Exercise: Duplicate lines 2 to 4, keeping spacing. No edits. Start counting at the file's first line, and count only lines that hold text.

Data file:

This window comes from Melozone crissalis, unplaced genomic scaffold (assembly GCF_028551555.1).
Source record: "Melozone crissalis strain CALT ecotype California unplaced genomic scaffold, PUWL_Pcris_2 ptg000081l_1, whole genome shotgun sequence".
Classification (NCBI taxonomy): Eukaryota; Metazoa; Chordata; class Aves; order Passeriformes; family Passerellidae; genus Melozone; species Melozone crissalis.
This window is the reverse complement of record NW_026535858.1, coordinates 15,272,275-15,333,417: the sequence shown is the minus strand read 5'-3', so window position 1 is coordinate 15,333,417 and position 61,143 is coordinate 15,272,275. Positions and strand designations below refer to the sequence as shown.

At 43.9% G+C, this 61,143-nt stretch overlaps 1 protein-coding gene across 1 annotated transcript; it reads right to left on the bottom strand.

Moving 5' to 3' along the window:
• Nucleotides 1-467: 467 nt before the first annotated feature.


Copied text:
Source record: "Melozone crissalis strain CALT ecotype California unplaced genomic scaffold, PUWL_Pcris_2 ptg000081l_1, whole genome shotgun sequence".
Classification (NCBI taxonomy): Eukaryota; Metazoa; Chordata; class Aves; order Passeriformes; family Passerellidae; genus Melozone; species Melozone crissalis.
This window is the reverse complement of record NW_026535858.1, coordinates 15,272,275-15,333,417: the sequence shown is the minus strand read 5'-3', so window position 1 is coordinate 15,333,417 and position 61,143 is coordinate 15,272,275. Positions and strand designations below refer to the sequence as shown.